If You Write Something on the Internet, People May Read It (But that doesn’t mean they’ll like it)

I will confess when I started blogging I had plenty of moments where I dreamed of reaching the level of fame of bloggers such as Jenny Lawson of TheBloggess.com, where actors would climb all over each other to send me pictures of themselves with kitchen utensils (keep scrolling to see the pics). Or maybe I would be like Julie Powell, who blogged about Julia Child and then they made a movie out of it starring Meryl Streep. And, in my dreams, my zillions of followers would hang on my every word and shower me with accolades (hey, I said it was a dream).

I am hardly a prolific blogger. I wrote my first post in July 2010 and did not write another one until January 2011, but maintained a respectable 2-3 posts per month on average throughout that year. Prior to February 27 of this year, I was lucky if I had 30 people viewing any of my posts. I usually had no comments and those I did get were usually from my parents (thanks, Dad!). I wrote what I thought was an innocuous post that day about visiting churches. So, you can imagine my surprise when I checked my stats on March 8 and found over 7,000 people had viewed the post!  And comments started rolling in. The next day over 16,000 peopled had viewed the post and by the end of this weekend over 36,000 people had viewed the post and it had 112 comments.

While hardly an internet explosion (I was never “trending” anywhere and I’m still waiting for those ‘theoretical internet dollars’ to show up…); for my small-time blog, it was pretty mind blowing. I think I was particularly surprised because it was the last thing I expected to go viral. It was not my most personal post, not the most controversial, and it wasn’t even a particularly spiritual post even though the subject was on church membership. It was in an easy to share, bulleted list, and clearly it did touch on a nerve of mainline churches grappling with bringing new members into their communities. My best guess is that it became one of those “someone told 2 people, who told 2 other people, who each told more people” which ultimately spread to 36,000 people. But, honestly, I have no idea how this thing took off like it did. I think that is one of the mysteries of social media – you just never know when you are going to hit one out of the park.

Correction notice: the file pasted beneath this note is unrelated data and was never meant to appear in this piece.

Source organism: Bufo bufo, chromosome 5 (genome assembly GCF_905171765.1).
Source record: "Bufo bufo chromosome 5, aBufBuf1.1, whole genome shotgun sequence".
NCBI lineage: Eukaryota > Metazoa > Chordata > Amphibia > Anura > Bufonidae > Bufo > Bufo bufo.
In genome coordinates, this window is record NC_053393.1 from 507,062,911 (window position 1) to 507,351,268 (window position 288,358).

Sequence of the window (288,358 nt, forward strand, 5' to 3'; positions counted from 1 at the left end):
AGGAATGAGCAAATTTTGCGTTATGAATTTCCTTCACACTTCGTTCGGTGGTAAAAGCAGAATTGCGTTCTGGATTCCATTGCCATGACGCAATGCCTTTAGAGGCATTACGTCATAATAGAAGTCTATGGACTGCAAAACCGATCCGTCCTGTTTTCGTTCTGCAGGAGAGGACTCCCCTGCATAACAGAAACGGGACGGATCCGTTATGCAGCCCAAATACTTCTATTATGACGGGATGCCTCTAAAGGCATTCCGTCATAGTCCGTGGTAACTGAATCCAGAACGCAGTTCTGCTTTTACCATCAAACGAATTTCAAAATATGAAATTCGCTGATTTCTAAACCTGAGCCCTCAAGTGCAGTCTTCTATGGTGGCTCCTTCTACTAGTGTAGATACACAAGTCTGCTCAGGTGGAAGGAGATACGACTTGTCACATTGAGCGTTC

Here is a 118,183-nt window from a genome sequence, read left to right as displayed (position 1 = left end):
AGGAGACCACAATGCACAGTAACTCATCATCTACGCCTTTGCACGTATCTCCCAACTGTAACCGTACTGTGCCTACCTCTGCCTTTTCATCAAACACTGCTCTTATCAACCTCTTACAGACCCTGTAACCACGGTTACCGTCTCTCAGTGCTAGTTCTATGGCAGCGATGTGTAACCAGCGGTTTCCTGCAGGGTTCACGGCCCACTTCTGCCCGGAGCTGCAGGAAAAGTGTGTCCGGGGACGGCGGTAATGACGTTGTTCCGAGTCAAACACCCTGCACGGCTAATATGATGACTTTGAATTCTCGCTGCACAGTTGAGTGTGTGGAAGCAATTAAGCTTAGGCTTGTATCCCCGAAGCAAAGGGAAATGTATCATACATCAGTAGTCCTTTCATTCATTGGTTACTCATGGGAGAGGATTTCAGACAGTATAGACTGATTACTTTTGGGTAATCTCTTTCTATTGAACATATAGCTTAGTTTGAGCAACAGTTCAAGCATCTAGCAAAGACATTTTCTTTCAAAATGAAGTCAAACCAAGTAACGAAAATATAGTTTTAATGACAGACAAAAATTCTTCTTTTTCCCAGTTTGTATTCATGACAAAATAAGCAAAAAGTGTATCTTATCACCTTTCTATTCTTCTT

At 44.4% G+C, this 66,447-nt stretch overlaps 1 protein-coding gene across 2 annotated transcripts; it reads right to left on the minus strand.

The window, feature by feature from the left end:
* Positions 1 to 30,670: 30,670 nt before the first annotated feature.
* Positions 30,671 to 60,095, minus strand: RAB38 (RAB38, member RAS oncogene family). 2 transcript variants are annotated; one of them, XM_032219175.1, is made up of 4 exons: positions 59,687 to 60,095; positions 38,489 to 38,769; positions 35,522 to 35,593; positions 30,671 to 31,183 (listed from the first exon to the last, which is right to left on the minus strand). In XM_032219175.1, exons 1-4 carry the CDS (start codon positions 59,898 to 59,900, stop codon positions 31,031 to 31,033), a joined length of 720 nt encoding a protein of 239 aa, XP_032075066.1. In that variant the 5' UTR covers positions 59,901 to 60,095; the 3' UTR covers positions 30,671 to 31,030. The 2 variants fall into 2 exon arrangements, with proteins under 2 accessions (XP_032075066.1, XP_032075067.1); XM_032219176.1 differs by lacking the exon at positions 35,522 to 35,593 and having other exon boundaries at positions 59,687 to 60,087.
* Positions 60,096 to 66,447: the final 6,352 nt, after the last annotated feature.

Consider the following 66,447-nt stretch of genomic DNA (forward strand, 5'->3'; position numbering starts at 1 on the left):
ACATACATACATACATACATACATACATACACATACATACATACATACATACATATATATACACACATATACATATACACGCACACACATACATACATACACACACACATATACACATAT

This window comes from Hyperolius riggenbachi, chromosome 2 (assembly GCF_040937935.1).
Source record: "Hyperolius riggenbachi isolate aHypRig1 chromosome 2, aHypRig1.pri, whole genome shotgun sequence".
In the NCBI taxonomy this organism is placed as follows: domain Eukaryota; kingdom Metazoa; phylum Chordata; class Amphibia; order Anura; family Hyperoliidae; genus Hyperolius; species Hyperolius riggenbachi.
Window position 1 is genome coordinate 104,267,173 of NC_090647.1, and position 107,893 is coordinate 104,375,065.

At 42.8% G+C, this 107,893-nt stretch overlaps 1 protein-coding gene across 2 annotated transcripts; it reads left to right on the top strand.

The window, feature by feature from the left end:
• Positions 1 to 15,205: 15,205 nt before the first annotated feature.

It was watching the comments roll in where I became less certain of how wonderful it was to write something even modestly popular. By and large, the majority of the comments were very positive and I am incredibly humbled and grateful that what I shared was of use to others. Of course there were some naysayers, one who said I was “extremely self centered” and another who said my tone was “obnoxious.” I have tried to keep all the comments in perspective, but it has honestly been hard to have my motives challenged so vocally. I know intellectually that these people don’t know me, but still that stings a little on the inside. What I wrote was a very practical view, in my opinion, on visiting a church. I did not say anything about the spiritual journey of discerning which faith community to join. It’s possible I have been self centered, but how could anyone know that from what I wrote?  In fact, those 36,000 readers do not know anything about me at all. Out of that number, barely any of them looked at anything else on my blog. Only 374 even stopped to look at my “About” page, and an even smaller number read the posts I have written since then.